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A genetic code for genius (wsj.com)
47 points by sonabinu 791 days ago | 53 comments



"Research into the science of intelligence has been used in the past "to target particular racial groups or individuals and delegitimize them,"" says a watchdog group eager for money and public support for its pet cause.

WHO CARES?

I mean, from what we understand so far of the genetics of IQ, there might be some slight differences based on ethnicity - which is nothing unexpected, as you can see the same variability for blood groups, hair color, HLA, etc.

Basically different groups of people have a different distribution of some genes than other groups of people, and therefore a show a difference in the expression of these genes that can be aggregated at the group level to show... a difference in the visible characteristics between groups. Wow, what a shocking discovery.

The really interesting thing is these genetic differences between ethnic groups are dwarfed by the difference a good upbringing (alimentation and education) can get. And since there are also promising results about the inheritability of IQ, these inter ethnic group differences might also be dwarfed by INTRA group differences.

That is the best argument if this watchdog group really want to disprove that "targetting of particular racial groups"

So instead of crying wolf, they should embrace such research- after all, when we have pinned down some alleles that confers good advantages, one can think a drug could be created, or gene therapy, or whatever - in the end, the whole human population would benefit from it.

Stop thinking about ethnicity. Only the end result matters. It's a shame people in north america and europe are such crybabies about these issues. Thanks China for taking such an endeavour that might benefit humanity - even today naysayers.

(and I say this as someone who does not believe that IQ can be accurately identified or measured with todays techniques, but still there is some noticeable difference between people innate abilities - and trying to understand causes them is a good thing. many genes are likely to be involved, and 10 000 certainly won't be enough, but it's a good start)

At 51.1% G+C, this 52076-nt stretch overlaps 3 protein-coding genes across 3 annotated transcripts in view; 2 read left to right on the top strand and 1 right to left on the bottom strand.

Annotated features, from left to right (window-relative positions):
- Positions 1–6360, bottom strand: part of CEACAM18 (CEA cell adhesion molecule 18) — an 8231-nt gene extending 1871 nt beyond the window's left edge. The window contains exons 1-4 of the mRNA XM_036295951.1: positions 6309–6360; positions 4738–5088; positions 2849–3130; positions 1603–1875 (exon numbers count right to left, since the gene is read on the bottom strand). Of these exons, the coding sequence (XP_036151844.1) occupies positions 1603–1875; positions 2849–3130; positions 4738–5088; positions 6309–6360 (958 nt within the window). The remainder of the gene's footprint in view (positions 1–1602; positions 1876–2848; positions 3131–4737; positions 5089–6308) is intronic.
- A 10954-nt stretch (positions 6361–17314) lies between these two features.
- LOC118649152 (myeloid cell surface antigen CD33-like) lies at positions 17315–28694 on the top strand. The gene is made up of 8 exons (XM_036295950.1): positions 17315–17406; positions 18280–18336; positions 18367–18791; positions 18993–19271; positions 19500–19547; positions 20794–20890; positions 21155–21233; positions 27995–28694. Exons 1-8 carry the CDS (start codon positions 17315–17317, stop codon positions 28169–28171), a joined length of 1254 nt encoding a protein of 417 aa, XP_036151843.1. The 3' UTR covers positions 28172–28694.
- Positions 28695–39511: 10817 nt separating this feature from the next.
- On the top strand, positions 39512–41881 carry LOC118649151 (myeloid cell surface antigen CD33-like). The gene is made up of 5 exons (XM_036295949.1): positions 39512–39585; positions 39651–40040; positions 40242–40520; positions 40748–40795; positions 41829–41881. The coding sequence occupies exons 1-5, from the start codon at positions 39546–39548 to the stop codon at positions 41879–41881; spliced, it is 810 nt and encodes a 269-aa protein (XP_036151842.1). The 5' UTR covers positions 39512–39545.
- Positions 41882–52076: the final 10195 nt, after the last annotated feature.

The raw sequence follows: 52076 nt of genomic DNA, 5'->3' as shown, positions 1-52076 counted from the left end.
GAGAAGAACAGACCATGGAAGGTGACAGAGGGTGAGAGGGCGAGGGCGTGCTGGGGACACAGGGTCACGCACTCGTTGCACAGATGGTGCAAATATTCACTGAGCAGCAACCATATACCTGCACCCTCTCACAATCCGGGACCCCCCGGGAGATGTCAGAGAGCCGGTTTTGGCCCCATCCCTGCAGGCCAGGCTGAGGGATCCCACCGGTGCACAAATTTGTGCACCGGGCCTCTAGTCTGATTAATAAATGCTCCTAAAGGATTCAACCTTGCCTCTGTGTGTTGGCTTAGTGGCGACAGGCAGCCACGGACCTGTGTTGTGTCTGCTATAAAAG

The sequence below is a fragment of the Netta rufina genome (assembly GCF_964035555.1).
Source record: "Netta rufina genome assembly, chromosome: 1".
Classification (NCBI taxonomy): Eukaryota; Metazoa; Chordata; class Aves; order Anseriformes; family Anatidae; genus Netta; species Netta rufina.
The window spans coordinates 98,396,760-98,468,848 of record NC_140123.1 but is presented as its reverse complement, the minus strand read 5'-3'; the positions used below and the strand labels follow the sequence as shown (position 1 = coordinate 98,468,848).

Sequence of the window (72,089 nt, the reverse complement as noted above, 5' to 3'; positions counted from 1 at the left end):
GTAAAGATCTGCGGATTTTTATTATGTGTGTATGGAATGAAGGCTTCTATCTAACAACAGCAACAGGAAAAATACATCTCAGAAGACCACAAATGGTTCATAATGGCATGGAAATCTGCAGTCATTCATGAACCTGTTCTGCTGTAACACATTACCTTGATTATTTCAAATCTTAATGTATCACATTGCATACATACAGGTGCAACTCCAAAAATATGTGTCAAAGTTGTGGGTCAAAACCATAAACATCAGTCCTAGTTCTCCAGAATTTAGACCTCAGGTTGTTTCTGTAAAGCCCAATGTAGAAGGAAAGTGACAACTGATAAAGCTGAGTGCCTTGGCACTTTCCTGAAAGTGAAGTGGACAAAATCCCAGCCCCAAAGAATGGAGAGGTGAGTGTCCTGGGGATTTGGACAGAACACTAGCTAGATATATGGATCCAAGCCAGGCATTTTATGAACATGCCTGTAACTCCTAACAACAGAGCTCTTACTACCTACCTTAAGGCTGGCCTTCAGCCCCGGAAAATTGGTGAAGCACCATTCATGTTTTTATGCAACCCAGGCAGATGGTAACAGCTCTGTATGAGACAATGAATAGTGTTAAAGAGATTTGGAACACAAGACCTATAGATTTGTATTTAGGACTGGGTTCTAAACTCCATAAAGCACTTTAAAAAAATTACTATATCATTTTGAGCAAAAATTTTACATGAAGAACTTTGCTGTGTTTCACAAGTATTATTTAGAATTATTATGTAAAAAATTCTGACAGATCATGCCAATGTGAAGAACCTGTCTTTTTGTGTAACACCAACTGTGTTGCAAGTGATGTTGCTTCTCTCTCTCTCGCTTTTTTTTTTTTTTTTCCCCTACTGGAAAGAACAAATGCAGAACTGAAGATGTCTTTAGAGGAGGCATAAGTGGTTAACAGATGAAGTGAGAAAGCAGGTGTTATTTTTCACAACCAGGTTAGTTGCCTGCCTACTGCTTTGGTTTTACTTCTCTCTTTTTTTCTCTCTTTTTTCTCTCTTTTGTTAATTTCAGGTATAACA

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I suppose people groups who have had hundreds of years of experience of being oppressed with excuses from the Bible, Social Darwinism or the like might care.

As a species we have considerably more experience with racial/ethnic judgement leading to suffering than leading to something beneficial.

Not to say that it's impossible, but it strikes me as very reasonable for us to argue very thoroughly about the potential implications of this kind of research. I hope we can find a way to improve life for all people. When vaccines first became available there were probably jerks like me moaning about imagined terrible consequences. But that doesn't mean every change made possible by science would necessarily be as equally beneficial.

If we find out that people from East Whateveria have a mean IQ 25 lower than the global target, does that mean we have a right or obligation to "fix" them? What if they don't want to be fixed? I'll attempt stop short of pulling a Godwin, but note that this sort of 'fix defective populations for the benefit of the whole human populations' has a mixed record.

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People are free to do what they want. No moral obligation - just freedom.

But if by any chance I found that I had this same mutation and could take advantage of their fix, I would be interested.

If you found out say your son had the same mutation, wouldn't you be interested as well? Please note we are not taking about East Whateveria or how West Whateveria might gloat about not having this mutation. We are just talking about how oneday we might have the freedom to take such a decision for ourselves.